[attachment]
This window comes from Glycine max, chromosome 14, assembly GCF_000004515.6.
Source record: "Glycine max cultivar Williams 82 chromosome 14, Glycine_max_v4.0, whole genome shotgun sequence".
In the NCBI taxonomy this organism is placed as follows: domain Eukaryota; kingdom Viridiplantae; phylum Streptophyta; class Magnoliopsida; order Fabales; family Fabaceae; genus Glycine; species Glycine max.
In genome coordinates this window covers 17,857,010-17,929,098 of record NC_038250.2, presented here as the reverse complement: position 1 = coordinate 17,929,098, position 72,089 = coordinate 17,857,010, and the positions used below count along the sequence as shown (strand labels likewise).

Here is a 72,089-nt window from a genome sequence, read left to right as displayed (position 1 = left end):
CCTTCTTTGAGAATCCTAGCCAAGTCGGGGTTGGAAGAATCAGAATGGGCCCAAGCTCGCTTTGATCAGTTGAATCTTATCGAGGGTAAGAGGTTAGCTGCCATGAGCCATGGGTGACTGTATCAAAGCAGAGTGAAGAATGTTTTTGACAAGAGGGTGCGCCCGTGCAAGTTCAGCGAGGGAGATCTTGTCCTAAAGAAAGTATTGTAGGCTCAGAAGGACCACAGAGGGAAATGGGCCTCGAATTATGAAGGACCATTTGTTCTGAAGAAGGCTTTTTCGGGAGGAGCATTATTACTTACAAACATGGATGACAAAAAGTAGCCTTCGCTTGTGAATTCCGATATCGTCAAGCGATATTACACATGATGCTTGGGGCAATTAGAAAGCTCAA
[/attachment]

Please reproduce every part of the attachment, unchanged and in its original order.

This window comes from Glycine max, chromosome 14, assembly GCF_000004515.6.
Source record: "Glycine max cultivar Williams 82 chromosome 14, Glycine_max_v4.0, whole genome shotgun sequence".
In the NCBI taxonomy this organism is placed as follows: domain Eukaryota; kingdom Viridiplantae; phylum Streptophyta; class Magnoliopsida; order Fabales; family Fabaceae; genus Glycine; species Glycine max.
In genome coordinates this window covers 17,857,010-17,929,098 of record NC_038250.2, presented here as the reverse complement: position 1 = coordinate 17,929,098, position 72,089 = coordinate 17,857,010, and the positions used below count along the sequence as shown (strand labels likewise).

Here is a 72,089-nt window from a genome sequence, read left to right as displayed (position 1 = left end):
CCTTCTTTGAGAATCCTAGCCAAGTCGGGGTTGGAAGAATCAGAATGGGCCCAAGCTCGCTTTGATCAGTTGAATCTTATCGAGGGTAAGAGGTTAGCTGCCATGAGCCATGGGTGACTGTATCAAAGCAGAGTGAAGAATGTTTTTGACAAGAGGGTGCGCCCGTGCAAGTTCAGCGAGGGAGATCTTGTCCTAAAGAAAGTATTGTAGGCTCAGAAGGACCACAGAGGGAAATGGGCCTCGAATTATGAAGGACCATTTGTTCTGAAGAAGGCTTTTTCGGGAGGAGCATTATTACTTACAAACATGGATGACAAAAAGTAGCCTTCGCTTGTGAATTCCGATATCGTCAAGCGATATTACACATGATGCTTGGGGCAATTAGAAAGCTCAA